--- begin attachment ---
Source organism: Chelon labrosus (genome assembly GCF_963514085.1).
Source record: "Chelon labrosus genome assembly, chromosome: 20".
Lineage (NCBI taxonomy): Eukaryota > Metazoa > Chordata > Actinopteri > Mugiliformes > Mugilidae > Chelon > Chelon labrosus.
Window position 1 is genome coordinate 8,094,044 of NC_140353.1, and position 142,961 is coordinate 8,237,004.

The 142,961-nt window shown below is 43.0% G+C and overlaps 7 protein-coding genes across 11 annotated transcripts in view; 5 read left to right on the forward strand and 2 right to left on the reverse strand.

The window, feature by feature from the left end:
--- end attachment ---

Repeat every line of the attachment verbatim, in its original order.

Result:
Source organism: Chelon labrosus (genome assembly GCF_963514085.1).
Source record: "Chelon labrosus genome assembly, chromosome: 20".
Lineage (NCBI taxonomy): Eukaryota > Metazoa > Chordata > Actinopteri > Mugiliformes > Mugilidae > Chelon > Chelon labrosus.
Window position 1 is genome coordinate 8,094,044 of NC_140353.1, and position 142,961 is coordinate 8,237,004.

The 142,961-nt window shown below is 43.0% G+C and overlaps 7 protein-coding genes across 11 annotated transcripts in view; 5 read left to right on the forward strand and 2 right to left on the reverse strand.

The window, feature by feature from the left end: